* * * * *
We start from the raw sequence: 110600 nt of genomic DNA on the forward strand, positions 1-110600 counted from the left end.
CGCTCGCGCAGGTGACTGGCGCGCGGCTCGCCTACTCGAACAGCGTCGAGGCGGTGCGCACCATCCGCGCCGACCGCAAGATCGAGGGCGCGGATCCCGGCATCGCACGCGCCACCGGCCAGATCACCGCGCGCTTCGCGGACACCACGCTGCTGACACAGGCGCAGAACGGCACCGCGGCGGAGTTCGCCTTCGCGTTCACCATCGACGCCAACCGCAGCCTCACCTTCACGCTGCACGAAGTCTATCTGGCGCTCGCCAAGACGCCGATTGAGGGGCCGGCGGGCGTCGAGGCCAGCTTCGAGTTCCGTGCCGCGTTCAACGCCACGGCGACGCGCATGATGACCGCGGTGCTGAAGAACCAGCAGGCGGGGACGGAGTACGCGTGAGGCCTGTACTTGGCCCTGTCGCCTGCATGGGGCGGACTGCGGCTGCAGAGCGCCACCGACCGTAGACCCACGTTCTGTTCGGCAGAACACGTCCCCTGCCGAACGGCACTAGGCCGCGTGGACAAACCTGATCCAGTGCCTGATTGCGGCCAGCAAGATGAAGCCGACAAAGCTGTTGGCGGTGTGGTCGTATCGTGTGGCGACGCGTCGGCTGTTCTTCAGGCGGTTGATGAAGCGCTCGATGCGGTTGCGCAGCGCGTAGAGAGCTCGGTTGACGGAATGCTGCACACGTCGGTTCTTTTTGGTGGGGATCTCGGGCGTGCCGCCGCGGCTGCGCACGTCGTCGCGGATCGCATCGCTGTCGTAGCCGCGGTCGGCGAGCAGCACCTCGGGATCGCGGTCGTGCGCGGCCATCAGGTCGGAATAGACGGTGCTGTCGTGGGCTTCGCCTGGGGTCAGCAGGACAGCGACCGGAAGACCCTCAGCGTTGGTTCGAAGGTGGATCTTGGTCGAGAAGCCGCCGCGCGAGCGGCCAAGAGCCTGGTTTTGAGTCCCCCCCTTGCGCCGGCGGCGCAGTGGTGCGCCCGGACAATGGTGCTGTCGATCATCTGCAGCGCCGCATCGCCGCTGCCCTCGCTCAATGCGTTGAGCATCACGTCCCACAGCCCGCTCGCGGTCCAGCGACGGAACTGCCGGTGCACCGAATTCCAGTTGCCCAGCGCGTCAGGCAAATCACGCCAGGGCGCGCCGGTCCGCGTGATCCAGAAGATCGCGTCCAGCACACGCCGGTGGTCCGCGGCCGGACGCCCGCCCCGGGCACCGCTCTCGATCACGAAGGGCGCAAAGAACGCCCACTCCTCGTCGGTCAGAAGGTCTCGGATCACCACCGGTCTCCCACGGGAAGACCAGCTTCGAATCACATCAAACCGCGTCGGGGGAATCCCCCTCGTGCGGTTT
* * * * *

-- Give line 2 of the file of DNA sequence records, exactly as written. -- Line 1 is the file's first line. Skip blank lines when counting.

CGCTCGCGCAGGTGACTGGCGCGCGGCTCGCCTACTCGAACAGCGTCGAGGCGGTGCGCACCATCCGCGCCGACCGCAAGATCGAGGGCGCGGATCCCGGCATCGCACGCGCCACCGGCCAGATCACCGCGCGCTTCGCGGACACCACGCTGCTGACACAGGCGCAGAACGGCACCGCGGCGGAGTTCGCCTTCGCGTTCACCATCGACGCCAACCGCAGCCTCACCTTCACGCTGCACGAAGTCTATCTGGCGCTCGCCAAGACGCCGATTGAGGGGCCGGCGGGCGTCGAGGCCAGCTTCGAGTTCCGTGCCGCGTTCAACGCCACGGCGACGCGCATGATGACCGCGGTGCTGAAGAACCAGCAGGCGGGGACGGAGTACGCGTGAGGCCTGTACTTGGCCCTGTCGCCTGCATGGGGCGGACTGCGGCTGCAGAGCGCCACCGACCGTAGACCCACGTTCTGTTCGGCAGAACACGTCCCCTGCCGAACGGCACTAGGCCGCGTGGACAAACCTGATCCAGTGCCTGATTGCGGCCAGCAAGATGAAGCCGACAAAGCTGTTGGCGGTGTGGTCGTATCGTGTGGCGACGCGTCGGCTGTTCTTCAGGCGGTTGATGAAGCGCTCGATGCGGTTGCGCAGCGCGTAGAGAGCTCGGTTGACGGAATGCTGCACACGTCGGTTCTTTTTGGTGGGGATCTCGGGCGTGCCGCCGCGGCTGCGCACGTCGTCGCGGATCGCATCGCTGTCGTAGCCGCGGTCGGCGAGCAGCACCTCGGGATCGCGGTCGTGCGCGGCCATCAGGTCGGAATAGACGGTGCTGTCGTGGGCTTCGCCTGGGGTCAGCAGGACAGCGACCGGAAGACCCTCAGCGTTGGTTCGAAGGTGGATCTTGGTCGAGAAGCCGCCGCGCGAGCGGCCAAGAGCCTGGTTTTGAGTCCCCCCCTTGCGCCGGCGGCGCAGTGGTGCGCCCGGACAATGGTGCTGTCGATCATCTGCAGCGCCGCATCGCCGCTGCCCTCGCTCAATGCGTTGAGCATCACGTCCCACAGCCCGCTCGCGGTCCAGCGACGGAACTGCCGGTGCACCGAATTCCAGTTGCCCAGCGCGTCAGGCAAATCACGCCAGGGCGCGCCGGTCCGCGTGATCCAGAAGATCGCGTCCAGCACACGCCGGTGGTCCGCGGCCGGACGCCCGCCCCGGGCACCGCTCTCGATCACGAAGGGCGCAAAGAACGCCCACTCCTCGTCGGTCAGAAGGTCTCGGATCACCACCGGTCTCCCACGGGAAGACCAGCTTCGAATCACATCAAACCGCGTCGGGGGAATCCCCCTCGTGCGGTTT